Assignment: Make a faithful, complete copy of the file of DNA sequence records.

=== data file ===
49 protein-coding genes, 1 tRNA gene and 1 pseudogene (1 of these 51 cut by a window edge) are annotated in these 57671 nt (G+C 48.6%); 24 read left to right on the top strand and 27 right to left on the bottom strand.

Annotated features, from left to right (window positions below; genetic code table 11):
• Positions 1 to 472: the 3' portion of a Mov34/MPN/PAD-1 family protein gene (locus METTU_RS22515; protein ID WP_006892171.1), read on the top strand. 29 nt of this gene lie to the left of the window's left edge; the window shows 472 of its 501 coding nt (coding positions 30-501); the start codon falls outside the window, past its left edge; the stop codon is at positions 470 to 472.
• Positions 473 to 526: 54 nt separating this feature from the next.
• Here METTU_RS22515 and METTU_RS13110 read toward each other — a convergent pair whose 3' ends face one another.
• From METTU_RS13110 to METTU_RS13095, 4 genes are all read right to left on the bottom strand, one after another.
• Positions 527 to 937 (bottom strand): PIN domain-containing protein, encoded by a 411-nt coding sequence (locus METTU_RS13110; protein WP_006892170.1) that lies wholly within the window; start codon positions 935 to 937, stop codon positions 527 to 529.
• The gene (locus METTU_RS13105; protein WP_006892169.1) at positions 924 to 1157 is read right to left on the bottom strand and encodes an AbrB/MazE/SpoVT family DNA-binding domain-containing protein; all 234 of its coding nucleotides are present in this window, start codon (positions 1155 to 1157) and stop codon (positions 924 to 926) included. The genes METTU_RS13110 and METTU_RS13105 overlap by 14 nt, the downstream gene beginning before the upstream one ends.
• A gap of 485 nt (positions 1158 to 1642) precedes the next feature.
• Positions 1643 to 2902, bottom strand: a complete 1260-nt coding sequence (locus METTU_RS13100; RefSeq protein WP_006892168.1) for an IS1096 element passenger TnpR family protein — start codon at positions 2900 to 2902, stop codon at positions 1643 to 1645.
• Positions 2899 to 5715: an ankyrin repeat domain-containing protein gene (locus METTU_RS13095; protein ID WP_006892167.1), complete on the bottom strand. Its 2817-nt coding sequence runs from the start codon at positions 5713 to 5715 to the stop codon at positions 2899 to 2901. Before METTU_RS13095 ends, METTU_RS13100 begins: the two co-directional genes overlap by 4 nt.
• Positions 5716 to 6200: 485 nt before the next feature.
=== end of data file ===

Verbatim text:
49 protein-coding genes, 1 tRNA gene and 1 pseudogene (1 of these 51 cut by a window edge) are annotated in these 57671 nt (G+C 48.6%); 24 read left to right on the top strand and 27 right to left on the bottom strand.

Annotated features, from left to right (window positions below; genetic code table 11):
• Positions 1 to 472: the 3' portion of a Mov34/MPN/PAD-1 family protein gene (locus METTU_RS22515; protein ID WP_006892171.1), read on the top strand. 29 nt of this gene lie to the left of the window's left edge; the window shows 472 of its 501 coding nt (coding positions 30-501); the start codon falls outside the window, past its left edge; the stop codon is at positions 470 to 472.
• Positions 473 to 526: 54 nt separating this feature from the next.
• Here METTU_RS22515 and METTU_RS13110 read toward each other — a convergent pair whose 3' ends face one another.
• From METTU_RS13110 to METTU_RS13095, 4 genes are all read right to left on the bottom strand, one after another.
• Positions 527 to 937 (bottom strand): PIN domain-containing protein, encoded by a 411-nt coding sequence (locus METTU_RS13110; protein WP_006892170.1) that lies wholly within the window; start codon positions 935 to 937, stop codon positions 527 to 529.
• The gene (locus METTU_RS13105; protein WP_006892169.1) at positions 924 to 1157 is read right to left on the bottom strand and encodes an AbrB/MazE/SpoVT family DNA-binding domain-containing protein; all 234 of its coding nucleotides are present in this window, start codon (positions 1155 to 1157) and stop codon (positions 924 to 926) included. The genes METTU_RS13110 and METTU_RS13105 overlap by 14 nt, the downstream gene beginning before the upstream one ends.
• A gap of 485 nt (positions 1158 to 1642) precedes the next feature.
• Positions 1643 to 2902, bottom strand: a complete 1260-nt coding sequence (locus METTU_RS13100; RefSeq protein WP_006892168.1) for an IS1096 element passenger TnpR family protein — start codon at positions 2900 to 2902, stop codon at positions 1643 to 1645.
• Positions 2899 to 5715: an ankyrin repeat domain-containing protein gene (locus METTU_RS13095; protein ID WP_006892167.1), complete on the bottom strand. Its 2817-nt coding sequence runs from the start codon at positions 5713 to 5715 to the stop codon at positions 2899 to 2901. Before METTU_RS13095 ends, METTU_RS13100 begins: the two co-directional genes overlap by 4 nt.
• Positions 5716 to 6200: 485 nt before the next feature.